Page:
Canadian Universities: Public Reputation & ExpectationsNovember 3, 2015
By Bruce Anderson, Chairman, Abacus Data
On behalf of Universities Canada, Abacus conducted an extensive online nationwide study of Canadians’ views of universities. The sample size was 2,000 adult Canadians, between June 18th and June 25th.
Reputation of Canada’s Universities
The large majority of Canadians have a good impression of Canada’s universities. 77% say their view is positive, 20% are neutral, and only 2% have a negative view. Positive feelings are also the norm for polytechnics, community colleges and CEGEPs.
Image of Universities
In our survey we used a word association technique to explore impressions of universities in somewhat more detail. The results reveal that the large majority sees our universities as doing valuable research, being practical, dynamic and world-class. Fully 71% say our schools have a great future. There is a feeling that universities must always continue to change and adapt to the times.
The Most Important Role of Universities
While a university education is expected to play a positive role in the economic future of students, when we test for the most important role of a university education, the majority see it as helping people adapt and learn over a lifetime, and be good contributors to society. Roughly a third feel that the most important role is helping students achieve their economic goals, and teaching skills employers are looking for now. Universities are seen to bring benefits to students, to Canadian society and to the economy.
When asked to rate the performance of Canadian universities on a range of items, a large majority give them positive ratings when it comes to their impact on the economy, the value of the research they conduct, their teaching methods, and their ability to help students learn how to contribute to society.
Canada’s Postsecondary Institutions
Our research shows that the large majority (92%) of Canadians think governments should support a variety of forms of postsecondary education, not choose between these. Probing on the perceptions of different types of postsecondary education reveals that people see slightly different advantages for each.
Universities are seen as making a large contribution when it comes to helping solve big challenges, shaping leaders, and developing thinking and communications skills.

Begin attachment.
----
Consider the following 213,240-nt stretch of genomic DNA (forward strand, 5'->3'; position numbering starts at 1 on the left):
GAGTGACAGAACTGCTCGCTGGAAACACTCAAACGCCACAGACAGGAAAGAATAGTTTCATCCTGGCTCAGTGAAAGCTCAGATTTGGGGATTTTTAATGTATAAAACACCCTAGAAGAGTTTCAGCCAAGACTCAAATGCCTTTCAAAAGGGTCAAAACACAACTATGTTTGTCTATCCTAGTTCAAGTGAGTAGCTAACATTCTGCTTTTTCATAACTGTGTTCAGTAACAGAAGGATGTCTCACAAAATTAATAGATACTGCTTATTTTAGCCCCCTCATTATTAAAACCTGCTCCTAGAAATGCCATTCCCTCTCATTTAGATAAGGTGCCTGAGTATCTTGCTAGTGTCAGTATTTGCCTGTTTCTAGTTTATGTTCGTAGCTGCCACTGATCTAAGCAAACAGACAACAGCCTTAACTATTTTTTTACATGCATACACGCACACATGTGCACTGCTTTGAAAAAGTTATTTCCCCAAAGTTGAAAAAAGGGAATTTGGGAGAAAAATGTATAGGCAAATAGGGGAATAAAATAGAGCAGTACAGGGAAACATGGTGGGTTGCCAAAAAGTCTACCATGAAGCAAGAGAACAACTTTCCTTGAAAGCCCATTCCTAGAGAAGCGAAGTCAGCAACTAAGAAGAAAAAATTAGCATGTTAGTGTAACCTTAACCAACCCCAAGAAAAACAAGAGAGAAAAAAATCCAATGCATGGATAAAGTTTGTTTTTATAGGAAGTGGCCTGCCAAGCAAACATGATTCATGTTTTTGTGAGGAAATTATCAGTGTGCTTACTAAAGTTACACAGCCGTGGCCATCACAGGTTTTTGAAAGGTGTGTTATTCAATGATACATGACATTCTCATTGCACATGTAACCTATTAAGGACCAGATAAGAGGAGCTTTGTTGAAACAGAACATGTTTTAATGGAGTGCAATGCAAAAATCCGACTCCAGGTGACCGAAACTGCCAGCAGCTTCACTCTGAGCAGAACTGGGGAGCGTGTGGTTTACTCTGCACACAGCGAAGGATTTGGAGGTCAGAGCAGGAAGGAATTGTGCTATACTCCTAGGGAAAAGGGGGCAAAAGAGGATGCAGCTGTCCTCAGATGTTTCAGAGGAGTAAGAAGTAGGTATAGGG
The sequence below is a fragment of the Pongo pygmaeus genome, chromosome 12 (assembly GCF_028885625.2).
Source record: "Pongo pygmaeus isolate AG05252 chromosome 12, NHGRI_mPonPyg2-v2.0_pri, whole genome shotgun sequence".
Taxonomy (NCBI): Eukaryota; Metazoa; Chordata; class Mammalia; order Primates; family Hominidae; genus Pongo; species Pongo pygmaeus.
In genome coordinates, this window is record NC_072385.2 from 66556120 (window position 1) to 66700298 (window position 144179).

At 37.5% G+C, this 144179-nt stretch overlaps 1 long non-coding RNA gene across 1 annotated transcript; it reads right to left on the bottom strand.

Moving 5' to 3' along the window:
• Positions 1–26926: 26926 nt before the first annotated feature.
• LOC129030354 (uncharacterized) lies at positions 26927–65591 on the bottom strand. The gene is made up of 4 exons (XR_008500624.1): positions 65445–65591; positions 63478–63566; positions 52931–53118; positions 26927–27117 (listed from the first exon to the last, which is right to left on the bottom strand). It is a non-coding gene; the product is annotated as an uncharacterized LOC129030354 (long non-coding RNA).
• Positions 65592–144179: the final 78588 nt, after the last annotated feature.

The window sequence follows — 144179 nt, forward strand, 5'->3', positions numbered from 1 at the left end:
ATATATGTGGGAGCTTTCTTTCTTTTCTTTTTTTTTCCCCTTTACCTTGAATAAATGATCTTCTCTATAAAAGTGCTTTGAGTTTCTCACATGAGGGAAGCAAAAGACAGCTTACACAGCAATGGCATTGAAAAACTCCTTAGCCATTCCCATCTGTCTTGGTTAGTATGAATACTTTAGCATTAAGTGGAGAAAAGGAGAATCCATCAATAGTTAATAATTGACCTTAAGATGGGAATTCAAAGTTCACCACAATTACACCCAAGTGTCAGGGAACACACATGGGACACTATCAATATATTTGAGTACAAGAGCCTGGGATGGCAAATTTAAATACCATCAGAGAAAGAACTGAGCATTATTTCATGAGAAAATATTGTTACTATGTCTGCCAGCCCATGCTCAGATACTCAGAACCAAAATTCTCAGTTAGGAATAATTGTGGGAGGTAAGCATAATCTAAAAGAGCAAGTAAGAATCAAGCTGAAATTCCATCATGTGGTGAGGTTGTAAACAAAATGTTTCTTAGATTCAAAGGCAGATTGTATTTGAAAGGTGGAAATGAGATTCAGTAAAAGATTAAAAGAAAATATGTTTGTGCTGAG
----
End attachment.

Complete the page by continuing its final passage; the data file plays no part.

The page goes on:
An overwhelming majority of Canadians also agree that governments should invest in universities, can afford to do so, and that universities provide good value for the money governments spend on them.
Canadians have a good impression of their universities and strongly believe that the country should continue to invest what it takes to offer world class education to our students. Most people see plenty of value in a variety of forms of postsecondary education and believe all merit policy support.
There is a belief that our universities do research that is practical and valuable for our economy and society and that with adequate funding and an eye on the need for continuous change, the best days of our universities lie ahead.
The survey, commissioned by Universities Canada, was conducted online with 2,000 Canadians aged 18 and over from June 18 to 25, 2015. A random sample of panelists was invited to complete the survey from a large representative panel of over 500,000 Canadians, recruited and managed by Research Now, one of the world’s leading provider of online research samples.
The Marketing Research and Intelligence Association policy limits statements about margins of sampling error for most online surveys. The margin of error for a comparable probability-based random sample of the same size is +/- 2.2%, 19 times out of 20. The data were weighted according to census data to ensure that the sample matched Canada’s population according to age, gender, educational attainment, and region. Totals may not add up to 100 due to rounding.
Abacus Data Inc.
We offer global research capacity with a strong focus on customer service, attention to detail and value added insight. Our team combines the experience of our Chairman Bruce Anderson, one of Canada’s leading research executives for two decades, with the energy, creativity and research expertise of CEO David Coletto, PhD.